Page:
This post is from Min Sun (Virginia Tech), and co-authors.
Professional development has been used by schools and districts as a major support for teachers to successfully implement rigorous content standards, develop new curriculum, and change classroom instruction in ways that improve student learning. In California, as in many other states, demand for high-quality professional development is rising, especially with the adoption of the new Common Core State Standards. The increasing demand, coupled with continued tight state budgets in education, calls for more effective ways of designing teacher professional development. Better evidence about mechanisms by which teachers can learn best from professional development could contribute to the design and implementation of more effective professional development programs.
Local district and school contexts, especially teachers’ interactions with each other, can affect the success of professional development. Research shows that teachers’ interactions can augment the effects of professional development, when teachers interact with colleagues who attend and make use of what they learn from professional development. This interaction can affect both teaching practice and student achievement. We call these effects “spillover” effects.
Our own study of spillover effects draws on data from a longitudinal evaluation of the National Writing Project’s partnership with 39 middle schools across the country. We found significant spillover effects of professional development programs. Teachers were more likely to provide help to others with teaching writing if they had intensively participated in professional development of longer duration, with a broader range of writing-related content, and that employed a larger number of active learning strategies. Moreover, we found that the expertise that teachers gained from prior professional development spread to other teachers as they offered professional help. In some cases, the spillover effects on the improvement of instructional practices were almost equal to the direct effects of teachers’ participation in professional development. These findings lead to several practical recommendations with respect to developing effective professional development programs and distributing professional development participants within schools to promote schoolwide instructional change.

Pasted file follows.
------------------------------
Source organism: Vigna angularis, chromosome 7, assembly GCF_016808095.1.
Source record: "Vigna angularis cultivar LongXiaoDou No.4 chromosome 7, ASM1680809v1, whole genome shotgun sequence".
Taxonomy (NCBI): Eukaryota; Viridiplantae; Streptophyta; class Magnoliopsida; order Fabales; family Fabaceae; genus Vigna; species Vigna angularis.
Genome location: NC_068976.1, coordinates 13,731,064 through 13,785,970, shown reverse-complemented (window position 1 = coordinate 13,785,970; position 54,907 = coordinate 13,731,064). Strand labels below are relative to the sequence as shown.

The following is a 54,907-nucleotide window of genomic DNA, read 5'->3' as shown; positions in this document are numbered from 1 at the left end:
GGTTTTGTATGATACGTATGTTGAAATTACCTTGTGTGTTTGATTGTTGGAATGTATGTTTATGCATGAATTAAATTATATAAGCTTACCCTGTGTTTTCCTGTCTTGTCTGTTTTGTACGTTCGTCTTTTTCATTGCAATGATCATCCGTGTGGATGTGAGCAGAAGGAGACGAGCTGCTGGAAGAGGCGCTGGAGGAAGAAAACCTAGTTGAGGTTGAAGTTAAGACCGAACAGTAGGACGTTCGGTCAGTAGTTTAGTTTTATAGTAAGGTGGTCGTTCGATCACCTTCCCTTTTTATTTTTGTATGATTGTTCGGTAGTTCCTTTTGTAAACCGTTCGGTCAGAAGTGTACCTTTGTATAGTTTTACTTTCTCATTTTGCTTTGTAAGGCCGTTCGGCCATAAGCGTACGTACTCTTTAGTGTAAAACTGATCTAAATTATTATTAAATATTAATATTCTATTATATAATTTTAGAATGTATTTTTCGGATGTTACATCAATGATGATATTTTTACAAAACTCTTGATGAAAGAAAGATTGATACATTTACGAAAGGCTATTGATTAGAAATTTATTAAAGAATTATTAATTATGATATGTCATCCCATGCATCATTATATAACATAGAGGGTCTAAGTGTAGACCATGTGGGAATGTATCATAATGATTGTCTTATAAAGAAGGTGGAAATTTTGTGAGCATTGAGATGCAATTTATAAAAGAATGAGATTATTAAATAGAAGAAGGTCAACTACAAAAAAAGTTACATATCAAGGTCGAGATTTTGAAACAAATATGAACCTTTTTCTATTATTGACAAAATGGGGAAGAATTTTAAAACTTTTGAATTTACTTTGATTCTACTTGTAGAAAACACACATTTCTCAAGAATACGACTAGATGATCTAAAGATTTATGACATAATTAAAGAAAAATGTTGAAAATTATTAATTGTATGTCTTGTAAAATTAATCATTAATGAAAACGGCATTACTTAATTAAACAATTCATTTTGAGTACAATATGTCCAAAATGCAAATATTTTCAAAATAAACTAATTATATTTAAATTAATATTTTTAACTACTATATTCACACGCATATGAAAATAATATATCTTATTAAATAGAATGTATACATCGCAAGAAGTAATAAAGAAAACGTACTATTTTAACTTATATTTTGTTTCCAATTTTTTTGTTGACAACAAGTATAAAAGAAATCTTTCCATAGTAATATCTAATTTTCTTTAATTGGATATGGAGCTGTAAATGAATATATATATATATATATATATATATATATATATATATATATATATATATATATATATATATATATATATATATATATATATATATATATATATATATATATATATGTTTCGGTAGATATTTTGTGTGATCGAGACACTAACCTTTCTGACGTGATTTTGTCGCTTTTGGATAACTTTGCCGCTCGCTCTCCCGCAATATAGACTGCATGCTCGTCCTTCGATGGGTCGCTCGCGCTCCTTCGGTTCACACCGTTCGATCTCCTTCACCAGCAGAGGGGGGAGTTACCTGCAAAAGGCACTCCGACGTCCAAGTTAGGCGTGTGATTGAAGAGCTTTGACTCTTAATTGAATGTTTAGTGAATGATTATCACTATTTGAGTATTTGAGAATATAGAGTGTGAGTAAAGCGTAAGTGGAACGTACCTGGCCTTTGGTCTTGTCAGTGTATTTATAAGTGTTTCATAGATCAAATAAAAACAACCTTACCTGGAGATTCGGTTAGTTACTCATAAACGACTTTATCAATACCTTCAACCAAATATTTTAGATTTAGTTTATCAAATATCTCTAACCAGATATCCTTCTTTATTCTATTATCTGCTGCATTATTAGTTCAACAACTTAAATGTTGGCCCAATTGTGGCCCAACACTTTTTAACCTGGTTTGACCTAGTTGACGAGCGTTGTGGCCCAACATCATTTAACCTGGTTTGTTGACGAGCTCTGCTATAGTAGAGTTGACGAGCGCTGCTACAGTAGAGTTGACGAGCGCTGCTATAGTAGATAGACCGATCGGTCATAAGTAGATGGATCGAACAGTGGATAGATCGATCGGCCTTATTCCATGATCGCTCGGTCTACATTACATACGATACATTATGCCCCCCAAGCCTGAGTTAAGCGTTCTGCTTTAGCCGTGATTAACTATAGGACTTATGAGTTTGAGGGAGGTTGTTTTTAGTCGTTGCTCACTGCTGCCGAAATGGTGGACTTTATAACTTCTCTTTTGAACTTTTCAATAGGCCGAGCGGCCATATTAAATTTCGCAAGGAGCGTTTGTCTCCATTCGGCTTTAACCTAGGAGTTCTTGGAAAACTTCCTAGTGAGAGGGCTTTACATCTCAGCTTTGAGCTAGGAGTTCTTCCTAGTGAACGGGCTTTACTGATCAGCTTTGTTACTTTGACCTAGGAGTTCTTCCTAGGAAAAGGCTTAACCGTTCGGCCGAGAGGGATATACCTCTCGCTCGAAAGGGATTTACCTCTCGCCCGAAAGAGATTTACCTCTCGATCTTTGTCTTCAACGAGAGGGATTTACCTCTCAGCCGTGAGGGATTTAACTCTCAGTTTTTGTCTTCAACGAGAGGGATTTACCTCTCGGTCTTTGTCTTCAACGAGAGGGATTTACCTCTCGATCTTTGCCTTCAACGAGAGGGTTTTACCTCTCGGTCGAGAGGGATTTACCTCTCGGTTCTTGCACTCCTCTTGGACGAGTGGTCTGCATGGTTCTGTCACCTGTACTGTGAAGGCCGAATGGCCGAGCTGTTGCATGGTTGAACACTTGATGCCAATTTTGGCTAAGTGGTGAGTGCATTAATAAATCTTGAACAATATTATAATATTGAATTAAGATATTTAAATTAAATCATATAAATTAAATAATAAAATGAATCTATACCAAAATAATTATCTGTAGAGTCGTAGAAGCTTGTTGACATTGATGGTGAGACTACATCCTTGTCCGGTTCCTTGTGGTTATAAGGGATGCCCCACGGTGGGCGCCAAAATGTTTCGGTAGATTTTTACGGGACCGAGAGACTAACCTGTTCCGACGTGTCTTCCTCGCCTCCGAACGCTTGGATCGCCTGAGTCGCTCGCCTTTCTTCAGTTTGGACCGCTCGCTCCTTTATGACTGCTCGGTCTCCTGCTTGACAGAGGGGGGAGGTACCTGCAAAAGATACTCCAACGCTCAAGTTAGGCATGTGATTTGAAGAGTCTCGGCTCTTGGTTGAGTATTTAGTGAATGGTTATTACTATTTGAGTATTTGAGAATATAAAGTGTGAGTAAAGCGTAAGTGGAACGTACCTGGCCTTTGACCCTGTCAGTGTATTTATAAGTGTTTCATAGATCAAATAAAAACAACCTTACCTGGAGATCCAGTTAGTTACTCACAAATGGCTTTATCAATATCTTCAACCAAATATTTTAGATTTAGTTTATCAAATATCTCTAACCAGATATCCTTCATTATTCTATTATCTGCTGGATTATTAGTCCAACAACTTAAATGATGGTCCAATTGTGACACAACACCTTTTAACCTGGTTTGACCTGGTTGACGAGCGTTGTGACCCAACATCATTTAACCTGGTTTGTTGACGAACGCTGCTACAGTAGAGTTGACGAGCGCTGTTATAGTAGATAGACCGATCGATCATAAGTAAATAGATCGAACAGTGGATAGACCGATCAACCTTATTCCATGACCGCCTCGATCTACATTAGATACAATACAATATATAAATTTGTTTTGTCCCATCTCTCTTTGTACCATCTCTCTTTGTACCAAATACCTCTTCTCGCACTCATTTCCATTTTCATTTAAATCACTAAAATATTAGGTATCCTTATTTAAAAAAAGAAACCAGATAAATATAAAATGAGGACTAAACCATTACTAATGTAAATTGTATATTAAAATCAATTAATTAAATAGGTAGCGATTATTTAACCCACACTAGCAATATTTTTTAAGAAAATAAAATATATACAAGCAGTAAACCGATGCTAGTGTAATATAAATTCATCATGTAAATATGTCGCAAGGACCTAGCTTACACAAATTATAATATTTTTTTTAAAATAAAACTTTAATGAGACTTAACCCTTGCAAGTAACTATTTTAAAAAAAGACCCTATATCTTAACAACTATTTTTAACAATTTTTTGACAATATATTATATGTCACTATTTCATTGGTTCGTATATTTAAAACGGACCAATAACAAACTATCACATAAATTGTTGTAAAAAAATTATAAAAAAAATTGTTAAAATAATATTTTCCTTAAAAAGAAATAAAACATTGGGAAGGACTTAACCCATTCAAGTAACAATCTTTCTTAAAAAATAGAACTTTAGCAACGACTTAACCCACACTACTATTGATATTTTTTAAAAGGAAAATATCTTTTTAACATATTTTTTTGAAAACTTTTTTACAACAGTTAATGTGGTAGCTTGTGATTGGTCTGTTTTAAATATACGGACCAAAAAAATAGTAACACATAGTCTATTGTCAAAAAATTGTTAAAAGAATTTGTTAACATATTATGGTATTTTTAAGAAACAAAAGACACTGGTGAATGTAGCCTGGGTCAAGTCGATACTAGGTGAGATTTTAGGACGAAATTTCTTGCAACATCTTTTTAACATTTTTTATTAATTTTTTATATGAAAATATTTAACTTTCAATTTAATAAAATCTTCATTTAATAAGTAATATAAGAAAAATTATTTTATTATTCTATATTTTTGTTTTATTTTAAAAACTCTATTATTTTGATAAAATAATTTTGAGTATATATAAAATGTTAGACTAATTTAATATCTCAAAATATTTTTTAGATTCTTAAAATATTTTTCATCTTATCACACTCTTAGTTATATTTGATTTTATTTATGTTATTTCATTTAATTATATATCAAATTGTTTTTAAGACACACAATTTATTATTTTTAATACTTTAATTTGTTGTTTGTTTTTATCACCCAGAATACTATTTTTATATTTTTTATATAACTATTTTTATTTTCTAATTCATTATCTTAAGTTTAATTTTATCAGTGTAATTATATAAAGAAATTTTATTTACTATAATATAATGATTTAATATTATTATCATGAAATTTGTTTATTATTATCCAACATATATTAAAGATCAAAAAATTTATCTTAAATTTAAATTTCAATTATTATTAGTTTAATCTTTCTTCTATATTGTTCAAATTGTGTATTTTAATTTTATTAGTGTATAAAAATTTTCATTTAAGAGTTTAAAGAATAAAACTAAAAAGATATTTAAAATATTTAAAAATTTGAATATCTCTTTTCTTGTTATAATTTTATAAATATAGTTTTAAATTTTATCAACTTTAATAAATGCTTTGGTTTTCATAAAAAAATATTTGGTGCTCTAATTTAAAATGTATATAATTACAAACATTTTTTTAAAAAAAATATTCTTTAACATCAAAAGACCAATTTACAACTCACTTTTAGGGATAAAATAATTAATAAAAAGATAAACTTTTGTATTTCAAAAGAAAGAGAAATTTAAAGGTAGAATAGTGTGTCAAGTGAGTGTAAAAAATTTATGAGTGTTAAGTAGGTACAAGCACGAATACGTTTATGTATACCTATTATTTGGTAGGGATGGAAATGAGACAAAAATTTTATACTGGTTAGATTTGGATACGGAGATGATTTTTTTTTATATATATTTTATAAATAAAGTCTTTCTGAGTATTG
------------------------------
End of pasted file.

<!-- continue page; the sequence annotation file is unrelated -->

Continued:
Spillover effects can help stretch professional dollars further if professional development providers and school and district leaders promote them. For a number of years, evidence-based professional development has adhered to the principles of providing opportunities for teachers to learn over a long period of time, focusing on content and practice, and using active learning strategies. We suggest that another important design feature is to promote teachers’ interactions about the content of professional development with colleagues, both as part of professional development and afterwards. Teachers should be encouraged to share and discuss what they learn and to help colleagues implement lessons from professional development. This design feature will both develop individual teachers’ expertise in enacting high-quality instruction and facilitate the diffusion of new expertise among teachers.
Second, professional development programs that promote both participants’ own instruction and their helping behaviors may be a vital tool to build internal capacity to support the implementation of ambitious whole-school reforms. Programs that develop and institute regular collaboration among teachers can help disseminate knowledge of reforms on teaching and learning, stimulate new innovations, and develop coherent instructional practices among teachers schoolwide.
Third, within schools, to promote spillover effects, principals can purposely motivate teachers to participate in such professional development both to encourage teachers who are already “go-to” teachers to become also “experts” who have sufficient knowledge to help other teachers, and to develop “experts” into “go-to” teachers in the school who have collaborative skills to better disseminate their expertise. Both kinds of teachers can potentially become teacher leaders, such as teacher mentors, instructional coaches, or other team leaders.
The full study can be found in Sun, M., Penuel, W. R., Frank, K. A., Gallagher, H.A., & Youngs, P. (2013). Shaping professional development to promote the diffusion of instructional expertise among teachers. Educational Evaluation and Policy Analysis, 35(3), 344 - 369. An ungated version is available here.